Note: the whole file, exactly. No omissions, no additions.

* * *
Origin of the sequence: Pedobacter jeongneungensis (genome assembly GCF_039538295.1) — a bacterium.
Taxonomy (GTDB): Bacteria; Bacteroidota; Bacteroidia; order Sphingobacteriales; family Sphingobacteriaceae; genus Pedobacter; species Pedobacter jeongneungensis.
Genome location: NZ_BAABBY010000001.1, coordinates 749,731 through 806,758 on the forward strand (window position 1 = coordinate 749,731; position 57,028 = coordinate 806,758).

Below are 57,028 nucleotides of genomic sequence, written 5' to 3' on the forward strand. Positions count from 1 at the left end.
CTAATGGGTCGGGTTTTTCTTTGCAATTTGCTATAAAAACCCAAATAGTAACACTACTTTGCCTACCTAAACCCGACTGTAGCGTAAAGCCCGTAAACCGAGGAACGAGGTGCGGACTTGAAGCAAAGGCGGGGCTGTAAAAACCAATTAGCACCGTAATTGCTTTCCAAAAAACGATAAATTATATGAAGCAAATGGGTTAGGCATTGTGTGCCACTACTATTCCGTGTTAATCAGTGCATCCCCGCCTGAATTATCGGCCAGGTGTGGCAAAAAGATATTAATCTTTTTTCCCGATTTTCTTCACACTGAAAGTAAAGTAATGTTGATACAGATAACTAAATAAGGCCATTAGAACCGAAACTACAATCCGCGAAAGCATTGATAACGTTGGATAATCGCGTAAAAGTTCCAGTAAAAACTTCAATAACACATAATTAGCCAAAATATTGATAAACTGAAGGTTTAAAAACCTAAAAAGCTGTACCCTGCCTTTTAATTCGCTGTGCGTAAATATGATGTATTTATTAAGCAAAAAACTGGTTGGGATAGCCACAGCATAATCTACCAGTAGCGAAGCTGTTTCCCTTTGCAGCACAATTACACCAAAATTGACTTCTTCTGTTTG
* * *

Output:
Origin of the sequence: Pedobacter jeongneungensis (genome assembly GCF_039538295.1) — a bacterium.
Taxonomy (GTDB): Bacteria; Bacteroidota; Bacteroidia; order Sphingobacteriales; family Sphingobacteriaceae; genus Pedobacter; species Pedobacter jeongneungensis.
Genome location: NZ_BAABBY010000001.1, coordinates 749,731 through 806,758 on the forward strand (window position 1 = coordinate 749,731; position 57,028 = coordinate 806,758).

Below are 57,028 nucleotides of genomic sequence, written 5' to 3' on the forward strand. Positions count from 1 at the left end.
CTAATGGGTCGGGTTTTTCTTTGCAATTTGCTATAAAAACCCAAATAGTAACACTACTTTGCCTACCTAAACCCGACTGTAGCGTAAAGCCCGTAAACCGAGGAACGAGGTGCGGACTTGAAGCAAAGGCGGGGCTGTAAAAACCAATTAGCACCGTAATTGCTTTCCAAAAAACGATAAATTATATGAAGCAAATGGGTTAGGCATTGTGTGCCACTACTATTCCGTGTTAATCAGTGCATCCCCGCCTGAATTATCGGCCAGGTGTGGCAAAAAGATATTAATCTTTTTTCCCGATTTTCTTCACACTGAAAGTAAAGTAATGTTGATACAGATAACTAAATAAGGCCATTAGAACCGAAACTACAATCCGCGAAAGCATTGATAACGTTGGATAATCGCGTAAAAGTTCCAGTAAAAACTTCAATAACACATAATTAGCCAAAATATTGATAAACTGAAGGTTTAAAAACCTAAAAAGCTGTACCCTGCCTTTTAATTCGCTGTGCGTAAATATGATGTATTTATTAAGCAAAAAACTGGTTGGGATAGCCACAGCATAATCTACCAGTAGCGAAGCTGTTTCCCTTTGCAGCACAATTACACCAAAATTGACTTCTTCTGTTTG